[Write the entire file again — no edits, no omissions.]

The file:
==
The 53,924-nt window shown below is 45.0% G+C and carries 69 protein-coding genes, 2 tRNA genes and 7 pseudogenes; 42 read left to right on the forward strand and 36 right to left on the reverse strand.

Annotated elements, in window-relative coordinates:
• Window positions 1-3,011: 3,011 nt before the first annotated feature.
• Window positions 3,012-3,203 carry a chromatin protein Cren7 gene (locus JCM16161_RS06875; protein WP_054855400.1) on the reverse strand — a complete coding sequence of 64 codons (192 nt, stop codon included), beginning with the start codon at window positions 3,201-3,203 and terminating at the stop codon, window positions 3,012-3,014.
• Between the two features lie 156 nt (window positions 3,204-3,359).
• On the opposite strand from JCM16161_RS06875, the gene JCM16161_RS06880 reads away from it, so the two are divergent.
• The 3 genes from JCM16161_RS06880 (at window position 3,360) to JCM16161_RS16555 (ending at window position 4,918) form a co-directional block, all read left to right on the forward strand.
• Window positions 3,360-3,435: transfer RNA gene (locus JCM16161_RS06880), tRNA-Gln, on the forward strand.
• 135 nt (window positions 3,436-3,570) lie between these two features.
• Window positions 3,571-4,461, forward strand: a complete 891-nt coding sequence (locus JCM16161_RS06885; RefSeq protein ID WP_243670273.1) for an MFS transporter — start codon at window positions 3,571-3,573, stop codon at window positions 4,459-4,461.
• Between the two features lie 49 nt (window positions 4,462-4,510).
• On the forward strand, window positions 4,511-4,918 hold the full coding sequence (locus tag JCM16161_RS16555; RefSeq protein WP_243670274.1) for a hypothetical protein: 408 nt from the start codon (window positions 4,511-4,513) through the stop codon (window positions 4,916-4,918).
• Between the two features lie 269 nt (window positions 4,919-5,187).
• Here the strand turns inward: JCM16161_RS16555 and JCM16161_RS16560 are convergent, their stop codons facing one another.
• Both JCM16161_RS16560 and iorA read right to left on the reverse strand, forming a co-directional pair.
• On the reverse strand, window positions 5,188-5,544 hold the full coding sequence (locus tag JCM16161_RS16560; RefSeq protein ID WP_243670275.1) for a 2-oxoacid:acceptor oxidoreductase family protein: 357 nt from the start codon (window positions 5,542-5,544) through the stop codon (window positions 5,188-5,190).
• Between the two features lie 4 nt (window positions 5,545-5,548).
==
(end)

The 53,924-nt window shown below is 45.0% G+C and carries 69 protein-coding genes, 2 tRNA genes and 7 pseudogenes; 42 read left to right on the forward strand and 36 right to left on the reverse strand.

Annotated elements, in window-relative coordinates:
• Window positions 1-3,011: 3,011 nt before the first annotated feature.
• Window positions 3,012-3,203 carry a chromatin protein Cren7 gene (locus JCM16161_RS06875; protein WP_054855400.1) on the reverse strand — a complete coding sequence of 64 codons (192 nt, stop codon included), beginning with the start codon at window positions 3,201-3,203 and terminating at the stop codon, window positions 3,012-3,014.
• Between the two features lie 156 nt (window positions 3,204-3,359).
• On the opposite strand from JCM16161_RS06875, the gene JCM16161_RS06880 reads away from it, so the two are divergent.
• The 3 genes from JCM16161_RS06880 (at window position 3,360) to JCM16161_RS16555 (ending at window position 4,918) form a co-directional block, all read left to right on the forward strand.
• Window positions 3,360-3,435: transfer RNA gene (locus JCM16161_RS06880), tRNA-Gln, on the forward strand.
• 135 nt (window positions 3,436-3,570) lie between these two features.
• Window positions 3,571-4,461, forward strand: a complete 891-nt coding sequence (locus JCM16161_RS06885; RefSeq protein ID WP_243670273.1) for an MFS transporter — start codon at window positions 3,571-3,573, stop codon at window positions 4,459-4,461.
• Between the two features lie 49 nt (window positions 4,462-4,510).
• On the forward strand, window positions 4,511-4,918 hold the full coding sequence (locus tag JCM16161_RS16555; RefSeq protein WP_243670274.1) for a hypothetical protein: 408 nt from the start codon (window positions 4,511-4,513) through the stop codon (window positions 4,916-4,918).
• Between the two features lie 269 nt (window positions 4,919-5,187).
• Here the strand turns inward: JCM16161_RS16555 and JCM16161_RS16560 are convergent, their stop codons facing one another.
• Both JCM16161_RS16560 and iorA read right to left on the reverse strand, forming a co-directional pair.
• On the reverse strand, window positions 5,188-5,544 hold the full coding sequence (locus tag JCM16161_RS16560; RefSeq protein ID WP_243670275.1) for a 2-oxoacid:acceptor oxidoreductase family protein: 357 nt from the start codon (window positions 5,542-5,544) through the stop codon (window positions 5,188-5,190).
• Between the two features lie 4 nt (window positions 5,545-5,548).